The scans of some old "advertisements" that Thomas Payerle developed (with my help) for Random Howe's Book-of-the-Month Club might be of interest even though they do not quite fit this catagory. One has titles such as The Search for Terrestrial Intelligence and Do-It-Yourself Cerebral Repair (with brief descriptions); the other includes titles such as Flying Saucer Cover-up? and The Human Brain: a User's Guide.
(If you enjoy such odd humor, you might also enjoy the other scans [of advertisements for Big Sam's Anatomical Warehouse]. Sadly, some of the other bulletin board flyers we developed while at Washington University have not survived: Nunzio's Mortuary and Pizzeria [with free pick-up and delivery], a notice for a buyer of teeth named T. Faerie, and a notice of a lost Protoceratops [from an institute of temporal studies] are the ones I remember and there were some other [now lost] Big Sam's ads. The artistic quality was not great, but they did provide a few smiles.)
The title I remember, from 1981, was "Nailing Jelly To A Tree" by Jerry Willis.
Considering the success of the "Dummies" books, and the copycat "idiots guide", I suspect "Directional Derivatives For Brain-dead [censored]" would be insulting enough to get massive sales.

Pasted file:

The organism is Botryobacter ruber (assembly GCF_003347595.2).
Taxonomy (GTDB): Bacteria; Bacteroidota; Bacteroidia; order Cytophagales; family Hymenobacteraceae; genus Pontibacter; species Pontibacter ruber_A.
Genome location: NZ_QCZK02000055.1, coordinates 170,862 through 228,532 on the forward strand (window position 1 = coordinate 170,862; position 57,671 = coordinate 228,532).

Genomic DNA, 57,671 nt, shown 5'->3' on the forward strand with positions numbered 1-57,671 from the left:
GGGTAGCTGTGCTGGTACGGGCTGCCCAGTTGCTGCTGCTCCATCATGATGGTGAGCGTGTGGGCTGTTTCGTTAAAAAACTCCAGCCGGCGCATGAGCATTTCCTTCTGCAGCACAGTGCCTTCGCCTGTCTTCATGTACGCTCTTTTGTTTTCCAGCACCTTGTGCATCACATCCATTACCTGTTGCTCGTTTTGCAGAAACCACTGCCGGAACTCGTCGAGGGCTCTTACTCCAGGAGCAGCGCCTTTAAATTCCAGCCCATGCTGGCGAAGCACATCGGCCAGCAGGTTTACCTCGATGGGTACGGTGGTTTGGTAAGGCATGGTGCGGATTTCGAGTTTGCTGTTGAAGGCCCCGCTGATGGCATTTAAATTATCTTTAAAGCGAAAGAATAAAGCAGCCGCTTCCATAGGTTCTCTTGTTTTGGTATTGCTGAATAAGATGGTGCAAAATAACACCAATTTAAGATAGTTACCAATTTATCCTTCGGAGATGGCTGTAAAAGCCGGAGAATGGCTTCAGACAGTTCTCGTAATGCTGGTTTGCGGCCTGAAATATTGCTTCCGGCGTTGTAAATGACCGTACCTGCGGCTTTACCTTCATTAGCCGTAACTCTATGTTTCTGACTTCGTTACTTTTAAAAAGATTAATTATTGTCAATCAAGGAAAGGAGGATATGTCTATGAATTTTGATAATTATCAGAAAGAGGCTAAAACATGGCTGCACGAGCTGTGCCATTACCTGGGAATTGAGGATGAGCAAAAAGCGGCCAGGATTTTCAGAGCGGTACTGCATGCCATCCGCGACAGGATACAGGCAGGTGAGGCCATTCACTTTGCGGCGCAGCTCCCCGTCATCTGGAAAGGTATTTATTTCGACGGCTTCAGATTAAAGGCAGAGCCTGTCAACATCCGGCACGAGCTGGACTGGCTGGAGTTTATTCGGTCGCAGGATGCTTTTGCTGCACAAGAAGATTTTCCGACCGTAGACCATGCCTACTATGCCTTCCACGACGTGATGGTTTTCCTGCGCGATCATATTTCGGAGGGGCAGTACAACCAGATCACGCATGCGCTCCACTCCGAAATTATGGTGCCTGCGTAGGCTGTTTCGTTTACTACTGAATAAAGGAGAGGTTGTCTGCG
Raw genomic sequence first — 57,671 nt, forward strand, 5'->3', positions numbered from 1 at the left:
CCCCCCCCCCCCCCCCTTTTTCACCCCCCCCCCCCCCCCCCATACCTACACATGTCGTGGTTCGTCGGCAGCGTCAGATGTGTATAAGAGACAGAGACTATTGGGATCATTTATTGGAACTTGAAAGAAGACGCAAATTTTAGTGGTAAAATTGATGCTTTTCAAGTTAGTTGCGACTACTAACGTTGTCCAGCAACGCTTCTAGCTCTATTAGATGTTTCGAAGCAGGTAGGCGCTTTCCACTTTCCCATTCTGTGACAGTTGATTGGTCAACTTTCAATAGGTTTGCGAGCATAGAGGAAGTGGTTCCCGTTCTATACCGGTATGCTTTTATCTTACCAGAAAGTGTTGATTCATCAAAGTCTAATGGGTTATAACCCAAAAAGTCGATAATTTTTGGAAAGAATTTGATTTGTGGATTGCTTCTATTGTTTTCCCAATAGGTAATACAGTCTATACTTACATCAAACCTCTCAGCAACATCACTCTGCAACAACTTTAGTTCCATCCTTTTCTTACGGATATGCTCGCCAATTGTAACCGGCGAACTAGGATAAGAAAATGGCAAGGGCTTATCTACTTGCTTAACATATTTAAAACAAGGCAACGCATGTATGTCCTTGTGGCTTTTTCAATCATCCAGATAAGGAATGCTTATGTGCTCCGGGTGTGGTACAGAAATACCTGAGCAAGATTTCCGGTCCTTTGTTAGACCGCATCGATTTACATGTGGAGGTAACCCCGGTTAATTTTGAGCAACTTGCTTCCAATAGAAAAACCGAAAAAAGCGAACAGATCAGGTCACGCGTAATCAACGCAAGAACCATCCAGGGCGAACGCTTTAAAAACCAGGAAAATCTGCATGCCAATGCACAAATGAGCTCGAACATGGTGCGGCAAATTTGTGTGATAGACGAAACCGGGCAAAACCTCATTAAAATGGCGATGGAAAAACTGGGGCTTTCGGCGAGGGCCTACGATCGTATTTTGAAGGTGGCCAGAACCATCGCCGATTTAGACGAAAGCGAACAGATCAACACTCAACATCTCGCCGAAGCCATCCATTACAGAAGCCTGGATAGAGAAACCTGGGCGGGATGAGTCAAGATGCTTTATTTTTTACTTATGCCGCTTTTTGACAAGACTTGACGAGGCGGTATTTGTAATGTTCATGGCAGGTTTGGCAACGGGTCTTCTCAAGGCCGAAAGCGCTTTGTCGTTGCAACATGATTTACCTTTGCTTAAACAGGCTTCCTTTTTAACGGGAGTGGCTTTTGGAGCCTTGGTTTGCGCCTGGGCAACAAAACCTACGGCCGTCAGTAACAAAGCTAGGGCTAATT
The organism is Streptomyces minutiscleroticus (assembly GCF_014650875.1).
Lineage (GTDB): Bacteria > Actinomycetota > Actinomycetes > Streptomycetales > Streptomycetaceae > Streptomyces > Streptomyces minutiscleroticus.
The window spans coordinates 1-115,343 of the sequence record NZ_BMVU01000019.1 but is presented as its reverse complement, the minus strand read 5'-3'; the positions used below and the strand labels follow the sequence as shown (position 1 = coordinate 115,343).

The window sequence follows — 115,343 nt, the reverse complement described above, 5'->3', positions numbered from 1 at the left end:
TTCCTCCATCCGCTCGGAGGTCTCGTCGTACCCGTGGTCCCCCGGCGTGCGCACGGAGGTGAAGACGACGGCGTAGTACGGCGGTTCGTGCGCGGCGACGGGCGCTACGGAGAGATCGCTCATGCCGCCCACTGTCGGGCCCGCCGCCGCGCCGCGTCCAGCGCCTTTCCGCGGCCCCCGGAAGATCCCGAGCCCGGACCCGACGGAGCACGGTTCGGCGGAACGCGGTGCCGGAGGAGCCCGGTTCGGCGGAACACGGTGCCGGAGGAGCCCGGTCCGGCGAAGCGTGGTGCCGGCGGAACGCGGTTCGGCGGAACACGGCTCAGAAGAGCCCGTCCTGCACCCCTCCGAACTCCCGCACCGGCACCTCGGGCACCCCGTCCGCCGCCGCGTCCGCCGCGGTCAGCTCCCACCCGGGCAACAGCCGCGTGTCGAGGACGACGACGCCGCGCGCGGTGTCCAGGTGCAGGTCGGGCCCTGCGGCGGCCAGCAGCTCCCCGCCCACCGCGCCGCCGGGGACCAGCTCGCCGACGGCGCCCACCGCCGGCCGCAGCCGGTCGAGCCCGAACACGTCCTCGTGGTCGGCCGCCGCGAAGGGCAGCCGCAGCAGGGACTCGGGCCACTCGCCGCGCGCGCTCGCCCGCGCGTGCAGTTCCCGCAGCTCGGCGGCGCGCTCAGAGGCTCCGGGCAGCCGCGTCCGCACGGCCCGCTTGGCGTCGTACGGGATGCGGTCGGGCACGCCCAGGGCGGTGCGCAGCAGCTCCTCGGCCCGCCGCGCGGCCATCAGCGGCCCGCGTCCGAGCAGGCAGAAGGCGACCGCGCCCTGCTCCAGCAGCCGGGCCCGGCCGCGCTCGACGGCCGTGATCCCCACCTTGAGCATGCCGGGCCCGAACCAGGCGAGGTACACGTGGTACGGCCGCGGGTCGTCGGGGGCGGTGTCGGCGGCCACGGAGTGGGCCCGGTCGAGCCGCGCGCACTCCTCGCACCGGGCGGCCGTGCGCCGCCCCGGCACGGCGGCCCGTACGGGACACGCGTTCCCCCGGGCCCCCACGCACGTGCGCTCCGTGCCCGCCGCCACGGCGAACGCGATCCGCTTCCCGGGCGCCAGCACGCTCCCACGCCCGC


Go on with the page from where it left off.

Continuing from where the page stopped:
Seriously however: a series of books for "advanced dummies" or even "moderately ignorant" would be interesting. Instead of assuming no prior knowledge, they'd start with some basic skills assumed [and a reference if the book proves too hard].
Drones are, in essence, flying autonomous vehicles. Pros and cons surrounding drones today might well foreshadow the debate over the development of self-driving cars. In the context of a strongly regulated aviation industry, "self-flying" drones pose a fresh challenge. How safe is it to fly drones in different environments? Should drones be required for visual line of sight – as are piloted airplanes? Join EE Times' Junko Yoshida as she moderates a panel of drone experts.